Dietary Habits and the Risk of Stomach Cancer: A Comparison Study of Patients with and without Intestinal Metaplasia

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Abstract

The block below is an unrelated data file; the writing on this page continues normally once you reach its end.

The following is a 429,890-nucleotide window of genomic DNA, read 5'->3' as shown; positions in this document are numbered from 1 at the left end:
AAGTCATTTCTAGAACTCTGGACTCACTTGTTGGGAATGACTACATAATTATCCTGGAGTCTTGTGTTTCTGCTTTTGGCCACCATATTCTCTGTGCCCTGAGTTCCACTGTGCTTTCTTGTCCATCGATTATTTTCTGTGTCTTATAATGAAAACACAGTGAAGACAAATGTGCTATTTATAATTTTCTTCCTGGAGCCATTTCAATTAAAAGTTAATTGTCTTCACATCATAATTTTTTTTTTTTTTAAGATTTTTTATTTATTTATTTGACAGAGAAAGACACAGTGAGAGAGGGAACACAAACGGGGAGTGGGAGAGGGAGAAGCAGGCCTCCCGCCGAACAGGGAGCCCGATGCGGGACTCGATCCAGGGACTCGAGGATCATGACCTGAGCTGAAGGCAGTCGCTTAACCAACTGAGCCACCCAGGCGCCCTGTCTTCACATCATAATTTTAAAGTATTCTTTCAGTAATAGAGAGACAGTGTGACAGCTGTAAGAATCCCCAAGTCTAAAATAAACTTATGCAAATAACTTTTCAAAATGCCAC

Patients with chronic atrophic gastritis intestinal metaplasia (IM) are suspected of being at increased risk for the intestinal type of gastric cancer. Diet is one of several etiologic components that may contribute to the development of the IM lesion. One hundred patients (50 with IM and 50 without IM) were evaluated to determine their dietary intake of nitrosating agents and vitamin C and their smoking habits. Patients with IM reported a higher consumption of two foods rich in nitrosating agents, bacon (.28 vs. .10, p = .02) and sausages (.16 vs. .02, p = .01), compared to patients without IM. Smoking and vitamin C intake were similar in both the IM-positive and the IM-negative groups.

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